An Interview with Dr. Shankar Balasubramanian about DNA G-Quadruplexes (GQs) Quantitatively Visualized in Human Cells for the First Time
My previous post featured Watson & Crick’s revolutionary publication of DNA’s double-helix structure in Nature in April 1953 resulting from their work in Cambridge. Now I’m fast-forwarding 60 years to January 2013 to highlight yet another landmark publication on DNA structure, again in Nature (Chemistry) and again based on work in Cambridge, but this time from a team led by Prof. Shankar Balasubramanian, who is The Herchel Smith Professor of Medicinal Chemistry at Trinity College, University of Cambridge.
The significance of Prof. Balasubramanian’s publication entitled “Quantitative visualization of DNA G-quadruplexes in human cells” coauthored with Giulia Biffi, David Tannahill and John McCafferty is evidenced by the fact that there were over 82,000 page views within 3 weeks of posting, as well as interviews with several news agencies, including the BBC! I’ve been very interested in GQs for quite some time so I reached out to Prof. Balasubramanian and he kindly agreed to my request for a telephone interview, which took place in March of this year. I’ve included some of my favorite questions from that interview below. For those of you who may be new to this area of research, I’ve included some background information on GQs as well as a postscript following the interview questions.
JZ: What inspired or led you to begin investigating cellular G-quadruplexes?
SB: My lab was actually working on the mechanism of human telomerase in the late 1990s and noted some interesting papers postulating the potential importance of G-quadruplex-folded (telomere) structure and telomerase function. This set me thinking about whether such structure might be ‘real’ in biological systems and how we might go about investigating them.
JZ: What has been the most challenging experimental aspect of this work?
SB: It is a culmination of much work done using molecular design and synthetic chemistry, antibody engineering, molecular biophysics and cell/molecular biology. The biggest challenge was to figure out how to usefully integrate and harness all of these sub-disciplines in the project.
JZ: Was there a “most memorable moment” for you during this research?
SB: Seeing is believing. Observing the first images of G-quadruplex hotspots in cellular genomic DNA was an exciting moment.
JZ: What was a “big surprise” during this research?
SB: Seeing the levels of G-quadruplex signal go up on addition of a G-quadruplex-stabilising small molecule. Whilst this was in accord with the hypothesis that G-quadruplexes can serve as targets, I hadn’t expected such a visually clean outcome from the experiment.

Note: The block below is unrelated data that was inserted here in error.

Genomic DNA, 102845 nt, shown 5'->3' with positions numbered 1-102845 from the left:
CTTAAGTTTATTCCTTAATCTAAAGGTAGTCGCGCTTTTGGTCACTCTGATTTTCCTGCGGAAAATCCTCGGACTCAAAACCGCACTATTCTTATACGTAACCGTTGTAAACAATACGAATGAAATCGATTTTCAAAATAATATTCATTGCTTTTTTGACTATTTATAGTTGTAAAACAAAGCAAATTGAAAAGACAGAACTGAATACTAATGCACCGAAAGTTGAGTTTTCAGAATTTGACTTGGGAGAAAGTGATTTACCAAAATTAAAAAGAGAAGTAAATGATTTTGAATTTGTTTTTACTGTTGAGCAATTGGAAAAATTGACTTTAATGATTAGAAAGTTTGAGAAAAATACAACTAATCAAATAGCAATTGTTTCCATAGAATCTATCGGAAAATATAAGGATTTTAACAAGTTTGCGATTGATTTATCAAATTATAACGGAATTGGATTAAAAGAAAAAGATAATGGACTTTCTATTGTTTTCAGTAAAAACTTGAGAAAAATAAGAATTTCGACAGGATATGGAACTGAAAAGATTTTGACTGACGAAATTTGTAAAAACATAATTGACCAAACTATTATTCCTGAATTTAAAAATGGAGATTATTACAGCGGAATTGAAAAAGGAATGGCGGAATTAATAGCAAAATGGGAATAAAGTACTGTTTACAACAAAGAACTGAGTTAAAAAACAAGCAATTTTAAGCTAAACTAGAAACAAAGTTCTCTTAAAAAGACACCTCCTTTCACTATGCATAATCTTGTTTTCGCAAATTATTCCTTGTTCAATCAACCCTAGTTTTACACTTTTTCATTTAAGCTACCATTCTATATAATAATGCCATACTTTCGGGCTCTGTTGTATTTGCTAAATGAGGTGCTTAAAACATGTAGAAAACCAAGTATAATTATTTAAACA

JZ: How will it be possible to target G-quadruplexes in specific DNA promoters?
SB: To target G-quadruplexes associated with particular genes one must consider the molecular structure of that G-quadruplex, which can be done biophysically, and additionally how the functional state of that part of the genome (e.g. is it transcriptionally active) makes it more vulnerable towards small molecule ligands. It is important to consider a G-quadruplex (or a cluster of G-quadruplexes) within the architectural context of the genome and chromatin.
JZ: Any guesses about the DNA G-quadruplex epitope for the B4G antibody?
SB: We don’t, as yet, have high-resolution structural information on a protein-DNA complex. Given the antibody recognizes a wide variety of G-quadruplexes we have looked at, it would appear that it recognizes common molecular features such as those of the stacked G-tetrad core, rather than the hypervariable loops.
JZ: Is the BG4 antibody available to other research groups now or in the future?
SB: The plasmid will be made available to others for research purposes via a standard MTA with our university.
JZ: Do you foresee possibly visualizing DNA G-quadruplexes in living cells in real-time?
SB: We and others are taking steps towards enabling this through the design and development of new molecular probes and I expect we will soon see how it can be done.
JZ: What is currently most controversial about DNA G-quadruplexes?
SB: I would say whether they have biological ‘function’. This will of course also depend on one’s strict definition of function and what constitutes evidence of biological function. I consider there is already good experimental support that there are biological consequences of G-quadruplex formation and/or stabilization.
JZ: You have a historical connection with inventing what is now Illumina’s sequencing-by-synthesis—have you applied this technology in your G-quadruplex research?
SB: Indeed we have. Last year we published a paper in which we used Solexa/Illumina sequencing to map the genomic sites of double strand breaks induced by a G-quadruplex stabilizing ligand. Gratifyingly these sites were mapped to regions richly populated by predicted G-quadruplexes. More recently, we have been mapping G-quadruplex structures using an antibody to perform DNA immunoprecipitation followed by deep sequencing.
JZ: Do you think it’s appropriate to refer to this field as “GQnomics”?
SB: I’m not one for expanding the ‘omics’ lexicon. However, I do think it is time for biologists and genome folk to consider how this non-Watson-Crick structural motif might play a role within their systems or questions under investigation.
Additional comments by Prof. Balasubramanian and photos are available in his interview with BBC News.
DNA guanosine (G)-quadruplexes (GQs) of the type shown below have been extensively studied from a chemistry perspective for many years. However, investigations aimed at convincingly demonstrating that DNA GQs are present and have functional roles in cells are experimentally challenging and not without controversy. Obtaining data and interpretation is difficult in part due to the large number of possible structural motifs that can exist and be involved in complex dynamic equilibria.
Figure 1: GQ Structural Formation